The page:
In a bid to help end rote learning and move towards the conceptual understanding of educational content, the provincial government has revised textbooks for grades I through X.
However, teachers have been critical of it, calling for extensive training on the new material. The Khyber-Pakhtunkhwa Elementary and Secondary Education Department (K-PESED) has brought reforms in the textbooks for the academic year 2018-19. Around 55 million revised textbooks have now been distributed across the province in government-run schools.
In the first phase, 15 textbooks from grade-I to V were revised in accordance with the approved standards of textbooks development. Under the second phase, nine textbooks from grade VI to VIII were revised. The third phase 10 textbooks from grade IX to X were revised and distributed amongst schools in all districts.
The department stated that revised textbooks will help promote conceptual development and in the development of essential analytical critical thinking skills amongst the students. A senior official in the K-PESED, who did not wish to be named, shared that changes in the textbooks were introduced to eliminate an over-emphasis on rote learning.
The reforms have affected textbooks for science, technology, engineering, and mathematics in an interdisciplinary and applied approach for all classes. He further elaborated that the textbooks have adopted the latest teaching and learning techniques with a focus on activities and problem-solving.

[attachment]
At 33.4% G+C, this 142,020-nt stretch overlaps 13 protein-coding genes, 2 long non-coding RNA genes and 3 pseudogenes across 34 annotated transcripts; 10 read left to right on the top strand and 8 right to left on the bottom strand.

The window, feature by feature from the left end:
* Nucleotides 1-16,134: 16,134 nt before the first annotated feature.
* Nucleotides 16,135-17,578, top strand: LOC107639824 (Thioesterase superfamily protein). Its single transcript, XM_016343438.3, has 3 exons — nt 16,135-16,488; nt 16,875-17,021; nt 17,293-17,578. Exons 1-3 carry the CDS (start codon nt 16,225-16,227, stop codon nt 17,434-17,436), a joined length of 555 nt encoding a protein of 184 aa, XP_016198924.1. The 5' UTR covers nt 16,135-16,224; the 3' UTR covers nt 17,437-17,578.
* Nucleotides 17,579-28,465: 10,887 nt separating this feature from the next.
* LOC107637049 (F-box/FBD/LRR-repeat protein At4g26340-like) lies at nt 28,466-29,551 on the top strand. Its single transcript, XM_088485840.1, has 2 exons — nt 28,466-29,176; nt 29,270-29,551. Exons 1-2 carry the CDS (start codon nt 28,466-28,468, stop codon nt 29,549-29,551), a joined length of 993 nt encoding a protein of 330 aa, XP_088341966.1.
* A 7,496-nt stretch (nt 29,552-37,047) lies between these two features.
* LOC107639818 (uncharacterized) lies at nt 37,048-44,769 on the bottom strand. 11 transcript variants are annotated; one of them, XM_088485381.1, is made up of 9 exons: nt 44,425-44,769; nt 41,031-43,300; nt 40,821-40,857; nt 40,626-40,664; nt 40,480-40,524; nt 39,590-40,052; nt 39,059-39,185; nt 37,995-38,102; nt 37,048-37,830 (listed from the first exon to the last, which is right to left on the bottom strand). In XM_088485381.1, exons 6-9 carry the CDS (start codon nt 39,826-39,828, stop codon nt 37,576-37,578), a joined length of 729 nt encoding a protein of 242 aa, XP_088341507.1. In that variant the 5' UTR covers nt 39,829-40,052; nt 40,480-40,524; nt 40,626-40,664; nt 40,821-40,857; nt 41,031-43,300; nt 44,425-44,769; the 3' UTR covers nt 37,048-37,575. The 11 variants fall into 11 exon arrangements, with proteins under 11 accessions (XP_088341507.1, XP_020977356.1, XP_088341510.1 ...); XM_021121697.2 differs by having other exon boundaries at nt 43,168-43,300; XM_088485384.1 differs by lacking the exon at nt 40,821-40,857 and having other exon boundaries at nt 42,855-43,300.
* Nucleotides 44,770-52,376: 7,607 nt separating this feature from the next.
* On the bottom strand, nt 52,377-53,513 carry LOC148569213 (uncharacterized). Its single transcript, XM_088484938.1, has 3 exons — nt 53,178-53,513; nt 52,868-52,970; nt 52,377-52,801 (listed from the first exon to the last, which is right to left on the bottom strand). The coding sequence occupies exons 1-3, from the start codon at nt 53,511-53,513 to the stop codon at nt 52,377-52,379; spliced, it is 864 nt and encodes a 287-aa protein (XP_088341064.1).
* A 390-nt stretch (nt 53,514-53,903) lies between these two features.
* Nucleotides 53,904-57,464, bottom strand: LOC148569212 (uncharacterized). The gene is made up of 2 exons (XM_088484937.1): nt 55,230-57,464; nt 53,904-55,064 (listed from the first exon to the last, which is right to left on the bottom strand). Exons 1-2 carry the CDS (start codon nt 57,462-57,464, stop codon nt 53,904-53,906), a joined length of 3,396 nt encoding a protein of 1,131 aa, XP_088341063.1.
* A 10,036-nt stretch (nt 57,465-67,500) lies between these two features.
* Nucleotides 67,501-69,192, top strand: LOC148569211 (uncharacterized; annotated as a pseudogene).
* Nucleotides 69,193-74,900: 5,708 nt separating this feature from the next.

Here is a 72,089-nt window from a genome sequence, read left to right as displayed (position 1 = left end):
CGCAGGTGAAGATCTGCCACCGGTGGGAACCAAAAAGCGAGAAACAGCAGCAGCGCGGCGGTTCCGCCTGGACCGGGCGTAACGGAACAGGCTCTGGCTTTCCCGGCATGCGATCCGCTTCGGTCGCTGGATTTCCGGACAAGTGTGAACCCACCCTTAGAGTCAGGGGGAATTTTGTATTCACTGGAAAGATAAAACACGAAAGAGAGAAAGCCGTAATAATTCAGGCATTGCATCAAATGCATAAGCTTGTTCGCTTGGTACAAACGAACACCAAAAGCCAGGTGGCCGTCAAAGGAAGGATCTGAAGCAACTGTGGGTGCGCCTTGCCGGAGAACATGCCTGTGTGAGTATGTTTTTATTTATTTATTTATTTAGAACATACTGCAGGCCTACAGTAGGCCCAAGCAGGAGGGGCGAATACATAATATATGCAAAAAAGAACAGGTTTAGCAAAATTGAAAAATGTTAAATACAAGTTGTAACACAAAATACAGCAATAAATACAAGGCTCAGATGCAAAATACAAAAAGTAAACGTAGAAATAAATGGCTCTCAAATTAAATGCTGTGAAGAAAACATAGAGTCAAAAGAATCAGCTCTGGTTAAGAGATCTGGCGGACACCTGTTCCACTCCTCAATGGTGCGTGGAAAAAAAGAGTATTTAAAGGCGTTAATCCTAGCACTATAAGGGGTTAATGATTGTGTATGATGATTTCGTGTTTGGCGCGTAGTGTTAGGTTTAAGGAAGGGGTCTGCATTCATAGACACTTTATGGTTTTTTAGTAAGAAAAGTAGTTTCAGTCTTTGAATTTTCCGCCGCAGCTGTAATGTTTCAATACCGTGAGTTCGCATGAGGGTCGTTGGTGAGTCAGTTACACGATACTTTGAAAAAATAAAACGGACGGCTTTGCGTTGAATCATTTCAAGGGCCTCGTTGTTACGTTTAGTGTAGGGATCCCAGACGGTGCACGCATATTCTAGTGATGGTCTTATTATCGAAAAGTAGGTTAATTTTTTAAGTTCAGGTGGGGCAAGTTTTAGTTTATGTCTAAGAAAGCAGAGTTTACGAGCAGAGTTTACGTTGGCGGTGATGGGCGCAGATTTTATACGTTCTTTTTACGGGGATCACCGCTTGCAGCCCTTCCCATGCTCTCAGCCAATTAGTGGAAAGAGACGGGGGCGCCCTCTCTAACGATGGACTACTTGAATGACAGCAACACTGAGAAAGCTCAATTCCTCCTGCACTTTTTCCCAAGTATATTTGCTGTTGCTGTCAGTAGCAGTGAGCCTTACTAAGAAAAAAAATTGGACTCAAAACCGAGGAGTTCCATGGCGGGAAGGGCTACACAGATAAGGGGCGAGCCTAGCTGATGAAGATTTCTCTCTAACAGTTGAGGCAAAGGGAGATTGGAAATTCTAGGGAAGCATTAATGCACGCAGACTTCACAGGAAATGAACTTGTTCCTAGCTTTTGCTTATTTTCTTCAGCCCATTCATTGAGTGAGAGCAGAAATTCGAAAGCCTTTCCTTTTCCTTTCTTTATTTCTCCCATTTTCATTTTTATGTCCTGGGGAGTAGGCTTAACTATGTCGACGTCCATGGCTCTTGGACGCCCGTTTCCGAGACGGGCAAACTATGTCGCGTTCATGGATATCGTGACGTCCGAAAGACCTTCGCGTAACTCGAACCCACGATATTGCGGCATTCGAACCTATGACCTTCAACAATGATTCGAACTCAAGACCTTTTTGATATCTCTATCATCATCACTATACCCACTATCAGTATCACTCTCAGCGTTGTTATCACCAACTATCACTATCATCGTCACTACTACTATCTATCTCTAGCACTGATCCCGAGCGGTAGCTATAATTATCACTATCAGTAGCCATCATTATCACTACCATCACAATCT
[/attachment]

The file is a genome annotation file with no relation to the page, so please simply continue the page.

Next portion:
The changes, though, have left the teaching community — who have to directly work with the textbooks in classrooms — have different views regarding the changes.
Some teachers have lauded these changes, while others have criticised it, noting that the new textbooks will be difficult for both teachers and students.
Fazal Rabi, a senior high school teacher in Mardan, told The Express Tribune that these changes can be easily managed by the newly-recruited teachers since they were more qualified as compared to the older cadre while they also understood modern tools and the new techniques included in the books, hinting that the revisions were indirectly setting out the government’s preference amongst the teaching staff.
He added that some senior teachers are just unaware about modern teaching methods and the needs of students, hence their hesitation. Rabi urged the K-PESED and the concerned authority to provide training and to build the capacity of the older cadre of teachers. Muhammad Ilyas Khan, a primary school teacher, also criticised the new additions in the textbooks.
He stated that a teacher for Islamic Studies, Arabic or Pashto cannot manage new courses which were in English. He said that the government must make the subjects and courses easy to comprehend for children instead of making them more complicated for both teachers and students.
Meanwhile, the All Primary Teachers Association Provincial President Azizullah Khan too has decrid the recent changes as too difficult. He said that unless teachers were provided with proper training, the new material was nearly impossible to instruct. Azizullah added that no major changes were made in the books save the addition of a few topics.
He urged the concerned department to provide them with extensive training of 15 days to a month so that the teachers can learn the new changes and how to instruct students accordingly.
Published in The Express Tribune, August 27th, 2018.